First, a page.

Sczerba taught the students 3-D modeling techniques, and they began working at the Mattin Center to painstakingly create replicas of campus buildings. They started with the Google Earth satellite images, which provided a straight-overhead perspective of campus structures. Using the SketchUp software, they then created 3-D boxes in the basic shapes of the buildings. The last step was to apply "skins" — digital images of all the buildings' exteriors — to the boxes. Simple.

Actually, not so simple. To build accurate models, they needed precise dimensions. For some buildings, they could consult blueprints. For others, they had to make their own measurements as best they could. For example, they would photograph one side of a building, measure by hand a feature such as a door or window, then use that measurement as a yardstick for calculating the overall dimensions. For this technique to yield accurate results, they needed photographs of entire buildings taken from a sufficient distance to be free of angular distortion. This proved impossible for Gilman Hall, so they used a less refined technique. Says Hung, "We just sort of eyeballed it." To get an accurate rendering of a building's facade, the students had to photograph each side at the same time of day, so that the light, and therefore the color, would match on all sides. People, trees, and shrubs had to be removed from the images using Photoshop. The project proved to be so big, the students missed the deadline for the 2007 competition and had to pick it up again for 2008.

A digital camera floats 200 feet above Decker Quad, tethered by fishing line. The camera took several aerial photos before snagging in a tree.
Photo by David Hung
By then, the team was down to a hardcore five — Hung, Conor Kevit, Michael Loecher, Jeff Lin, and Steve Wang. Their biggest problem was the new Decker Quadrangle. According to the out-of-date Google Earth satellite pictures, Decker was still a parking lot. Somehow, the students needed to get an aerial perspective on the fully built-out quad. Their solution was to hack a Nikon Coolpix 2100 digital camera with a timing device, so it would take a picture every 10 seconds, and send it aloft tethered to helium-filled balloons. They bought eight Mylar birthday balloons, attached the camera, tied on some fishing line so they could retrieve it, and on a calm day in May launched it. Briefly it snagged on the roof of the Computational Science and Engineering Building, then drifted free. All seemed to be going well until a gust of wind sent the whole rig sailing into a tree, where it snagged, out of reach. A Hopkins security guard tried popping the balloons with a BB gun provided by Freedman, but that didn't help. The camera remained thoroughly ensnared. "That night, of course, it poured rain," Freedman remembers. The next day, a paint crew from Hopkins Facilities Management came to the rescue, using a cherry picker to retrieve the camera, which had survived the rain. The modeling team downloaded the images, fashioned their own overhead perspective, and raced to finish the last models in time for the competition. On July 9, they learned that they'd won.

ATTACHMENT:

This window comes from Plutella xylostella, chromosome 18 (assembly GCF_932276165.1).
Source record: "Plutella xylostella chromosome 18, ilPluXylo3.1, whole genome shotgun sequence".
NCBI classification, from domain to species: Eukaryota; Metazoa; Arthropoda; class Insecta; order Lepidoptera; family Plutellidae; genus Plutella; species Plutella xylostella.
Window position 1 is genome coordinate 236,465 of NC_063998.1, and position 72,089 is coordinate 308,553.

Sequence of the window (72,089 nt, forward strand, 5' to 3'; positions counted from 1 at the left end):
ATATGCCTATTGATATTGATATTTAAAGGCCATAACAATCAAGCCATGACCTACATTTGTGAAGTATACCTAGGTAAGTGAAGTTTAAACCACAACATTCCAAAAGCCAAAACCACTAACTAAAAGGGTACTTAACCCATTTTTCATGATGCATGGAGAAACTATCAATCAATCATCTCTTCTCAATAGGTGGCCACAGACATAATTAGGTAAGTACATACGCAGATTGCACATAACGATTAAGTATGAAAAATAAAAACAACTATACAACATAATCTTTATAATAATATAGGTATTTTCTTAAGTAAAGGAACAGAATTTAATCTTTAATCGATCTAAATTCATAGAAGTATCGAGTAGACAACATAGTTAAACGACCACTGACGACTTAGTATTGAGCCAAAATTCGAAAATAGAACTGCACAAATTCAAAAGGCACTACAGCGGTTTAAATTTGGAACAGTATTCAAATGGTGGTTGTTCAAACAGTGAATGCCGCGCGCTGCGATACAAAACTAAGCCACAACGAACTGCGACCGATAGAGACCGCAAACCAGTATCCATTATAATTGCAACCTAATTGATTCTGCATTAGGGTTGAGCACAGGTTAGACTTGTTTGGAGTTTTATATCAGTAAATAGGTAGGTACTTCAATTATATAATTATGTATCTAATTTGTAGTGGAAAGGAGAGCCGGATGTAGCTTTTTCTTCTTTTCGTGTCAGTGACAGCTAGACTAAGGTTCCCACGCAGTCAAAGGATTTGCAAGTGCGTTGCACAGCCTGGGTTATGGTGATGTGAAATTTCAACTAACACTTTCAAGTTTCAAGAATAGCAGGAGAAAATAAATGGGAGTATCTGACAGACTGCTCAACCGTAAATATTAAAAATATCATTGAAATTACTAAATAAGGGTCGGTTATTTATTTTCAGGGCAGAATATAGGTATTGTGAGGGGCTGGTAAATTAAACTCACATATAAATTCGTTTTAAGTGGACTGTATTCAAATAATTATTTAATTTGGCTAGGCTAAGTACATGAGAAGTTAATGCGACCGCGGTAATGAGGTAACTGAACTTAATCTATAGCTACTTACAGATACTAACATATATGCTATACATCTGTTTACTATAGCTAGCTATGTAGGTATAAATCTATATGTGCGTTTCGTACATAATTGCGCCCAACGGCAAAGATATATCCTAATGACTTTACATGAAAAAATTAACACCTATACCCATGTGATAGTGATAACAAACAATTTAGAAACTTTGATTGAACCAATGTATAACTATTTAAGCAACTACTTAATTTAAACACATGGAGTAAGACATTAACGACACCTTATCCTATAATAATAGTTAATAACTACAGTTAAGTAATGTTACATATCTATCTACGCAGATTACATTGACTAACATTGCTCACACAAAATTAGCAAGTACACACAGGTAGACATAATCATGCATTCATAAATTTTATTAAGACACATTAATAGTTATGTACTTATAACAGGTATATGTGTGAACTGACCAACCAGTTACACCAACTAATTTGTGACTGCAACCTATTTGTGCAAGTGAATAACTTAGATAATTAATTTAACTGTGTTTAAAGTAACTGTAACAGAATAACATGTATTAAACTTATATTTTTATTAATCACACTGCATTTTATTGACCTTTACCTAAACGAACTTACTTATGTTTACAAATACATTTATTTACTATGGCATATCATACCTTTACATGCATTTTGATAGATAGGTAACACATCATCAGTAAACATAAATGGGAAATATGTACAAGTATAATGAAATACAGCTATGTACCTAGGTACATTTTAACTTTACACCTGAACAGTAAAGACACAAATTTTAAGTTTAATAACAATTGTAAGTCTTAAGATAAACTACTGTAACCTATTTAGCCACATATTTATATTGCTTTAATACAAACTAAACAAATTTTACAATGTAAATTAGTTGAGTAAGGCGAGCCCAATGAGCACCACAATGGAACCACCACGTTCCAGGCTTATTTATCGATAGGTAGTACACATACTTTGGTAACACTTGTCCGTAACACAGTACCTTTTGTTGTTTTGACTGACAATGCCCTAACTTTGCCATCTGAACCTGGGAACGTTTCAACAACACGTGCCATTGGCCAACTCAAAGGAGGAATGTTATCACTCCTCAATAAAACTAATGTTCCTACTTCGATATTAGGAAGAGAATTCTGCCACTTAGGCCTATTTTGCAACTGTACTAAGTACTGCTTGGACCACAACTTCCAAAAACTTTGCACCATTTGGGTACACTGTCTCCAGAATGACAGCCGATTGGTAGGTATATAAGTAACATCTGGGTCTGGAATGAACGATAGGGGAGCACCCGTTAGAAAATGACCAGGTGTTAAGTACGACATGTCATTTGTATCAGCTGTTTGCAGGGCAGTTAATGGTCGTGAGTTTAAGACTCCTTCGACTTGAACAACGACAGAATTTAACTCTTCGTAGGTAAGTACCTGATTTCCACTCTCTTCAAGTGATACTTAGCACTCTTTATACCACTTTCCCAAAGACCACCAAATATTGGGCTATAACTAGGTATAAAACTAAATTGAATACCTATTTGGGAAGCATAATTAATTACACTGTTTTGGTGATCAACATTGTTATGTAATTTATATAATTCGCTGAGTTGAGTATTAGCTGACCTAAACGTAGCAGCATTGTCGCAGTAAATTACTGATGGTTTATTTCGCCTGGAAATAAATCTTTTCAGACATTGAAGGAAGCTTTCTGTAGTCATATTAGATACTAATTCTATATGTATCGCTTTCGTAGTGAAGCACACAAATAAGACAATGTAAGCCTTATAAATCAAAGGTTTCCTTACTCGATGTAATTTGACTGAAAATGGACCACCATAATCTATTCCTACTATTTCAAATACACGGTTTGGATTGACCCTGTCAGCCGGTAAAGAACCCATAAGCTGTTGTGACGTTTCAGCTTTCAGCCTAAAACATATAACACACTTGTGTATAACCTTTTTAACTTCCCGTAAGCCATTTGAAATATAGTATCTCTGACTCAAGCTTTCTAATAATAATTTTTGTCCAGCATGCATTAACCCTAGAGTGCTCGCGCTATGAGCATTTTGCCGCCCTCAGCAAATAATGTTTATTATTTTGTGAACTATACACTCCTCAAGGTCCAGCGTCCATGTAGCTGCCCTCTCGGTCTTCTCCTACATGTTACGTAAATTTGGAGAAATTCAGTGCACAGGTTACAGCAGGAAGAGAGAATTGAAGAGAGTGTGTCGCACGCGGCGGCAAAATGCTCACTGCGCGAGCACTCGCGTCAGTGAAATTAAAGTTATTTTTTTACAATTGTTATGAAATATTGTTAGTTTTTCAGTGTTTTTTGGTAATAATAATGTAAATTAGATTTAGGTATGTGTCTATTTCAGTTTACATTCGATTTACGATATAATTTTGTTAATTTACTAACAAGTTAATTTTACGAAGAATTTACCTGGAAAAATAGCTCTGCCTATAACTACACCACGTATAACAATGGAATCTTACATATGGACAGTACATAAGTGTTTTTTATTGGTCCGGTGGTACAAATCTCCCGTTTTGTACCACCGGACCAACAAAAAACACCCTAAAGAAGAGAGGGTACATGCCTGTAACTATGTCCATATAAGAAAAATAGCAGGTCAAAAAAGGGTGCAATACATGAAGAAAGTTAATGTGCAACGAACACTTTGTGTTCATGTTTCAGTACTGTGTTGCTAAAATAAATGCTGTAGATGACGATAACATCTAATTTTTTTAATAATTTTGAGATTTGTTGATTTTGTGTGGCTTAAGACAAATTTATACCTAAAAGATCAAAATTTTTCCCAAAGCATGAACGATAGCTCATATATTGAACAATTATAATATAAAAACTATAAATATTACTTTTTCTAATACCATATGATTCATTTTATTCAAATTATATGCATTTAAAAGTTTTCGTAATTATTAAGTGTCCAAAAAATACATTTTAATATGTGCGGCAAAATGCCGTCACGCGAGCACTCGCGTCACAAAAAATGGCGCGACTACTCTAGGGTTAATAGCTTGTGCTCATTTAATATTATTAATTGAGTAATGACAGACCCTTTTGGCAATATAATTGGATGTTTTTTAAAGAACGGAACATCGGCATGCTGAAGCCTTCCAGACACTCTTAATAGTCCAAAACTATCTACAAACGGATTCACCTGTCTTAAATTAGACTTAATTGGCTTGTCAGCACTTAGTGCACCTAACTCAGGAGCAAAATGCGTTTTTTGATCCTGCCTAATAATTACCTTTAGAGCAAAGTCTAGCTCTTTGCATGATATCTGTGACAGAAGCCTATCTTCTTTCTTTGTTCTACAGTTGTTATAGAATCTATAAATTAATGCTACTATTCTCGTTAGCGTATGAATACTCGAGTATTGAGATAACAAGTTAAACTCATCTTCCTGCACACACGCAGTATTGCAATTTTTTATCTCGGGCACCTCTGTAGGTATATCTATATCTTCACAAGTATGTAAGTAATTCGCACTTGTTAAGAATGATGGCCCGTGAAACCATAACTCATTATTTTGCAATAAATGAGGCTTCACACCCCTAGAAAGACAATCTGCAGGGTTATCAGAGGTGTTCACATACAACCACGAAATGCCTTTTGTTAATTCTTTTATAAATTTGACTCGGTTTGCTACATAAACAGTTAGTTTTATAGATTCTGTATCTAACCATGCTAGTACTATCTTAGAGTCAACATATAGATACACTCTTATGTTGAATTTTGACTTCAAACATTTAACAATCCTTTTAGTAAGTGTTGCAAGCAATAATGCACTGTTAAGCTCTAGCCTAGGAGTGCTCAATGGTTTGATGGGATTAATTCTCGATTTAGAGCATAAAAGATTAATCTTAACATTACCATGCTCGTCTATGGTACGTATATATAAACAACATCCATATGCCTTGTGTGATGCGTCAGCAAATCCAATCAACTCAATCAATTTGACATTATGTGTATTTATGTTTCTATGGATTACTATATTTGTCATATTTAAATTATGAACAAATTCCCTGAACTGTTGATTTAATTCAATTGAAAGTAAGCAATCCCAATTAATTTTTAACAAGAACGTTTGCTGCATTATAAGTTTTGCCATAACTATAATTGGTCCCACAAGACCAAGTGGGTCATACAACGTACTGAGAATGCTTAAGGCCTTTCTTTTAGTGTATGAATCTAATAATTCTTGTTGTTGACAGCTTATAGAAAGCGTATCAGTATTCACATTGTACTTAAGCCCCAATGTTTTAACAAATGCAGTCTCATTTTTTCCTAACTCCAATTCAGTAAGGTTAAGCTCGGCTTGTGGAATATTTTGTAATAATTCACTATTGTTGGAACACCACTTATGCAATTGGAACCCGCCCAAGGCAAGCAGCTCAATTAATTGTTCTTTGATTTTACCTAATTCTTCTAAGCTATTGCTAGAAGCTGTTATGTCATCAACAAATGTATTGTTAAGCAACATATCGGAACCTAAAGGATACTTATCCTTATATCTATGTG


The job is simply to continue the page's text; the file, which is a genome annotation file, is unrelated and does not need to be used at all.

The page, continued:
It's fun to open Google Earth and "fly" around campus, inspecting their work. They modeled 19 buildings, and the detail is impressive. For example, the university seals appear on the doors of the MSE Library. The Joseph Brown sculptures appear in front of the Newton H. White Athletic Center. Through the windows of the Mattin Center, you can glimpse furniture. "We were going to put our own photos in there," Hung says, smiling. "But we ran out of time."
— DK

Relief finds way to Myanmar

When 10 students from the Nitze School of Advanced International Studies planned an eight-day, late-May trip to Myanmar, they expected to study development issues such as poverty and health care. They did not expect Cyclone Nargis. The deadly storm struck the southern tip of Myanmar on May 2 and killed more than 138,000 people who lived in villages dotted across the Irrawaddy delta. Floodwaters and 120 mph winds obliterated property and left more than 2 million people homeless.

SAIS students presenting offerings to monks at a monastery outside Mandalay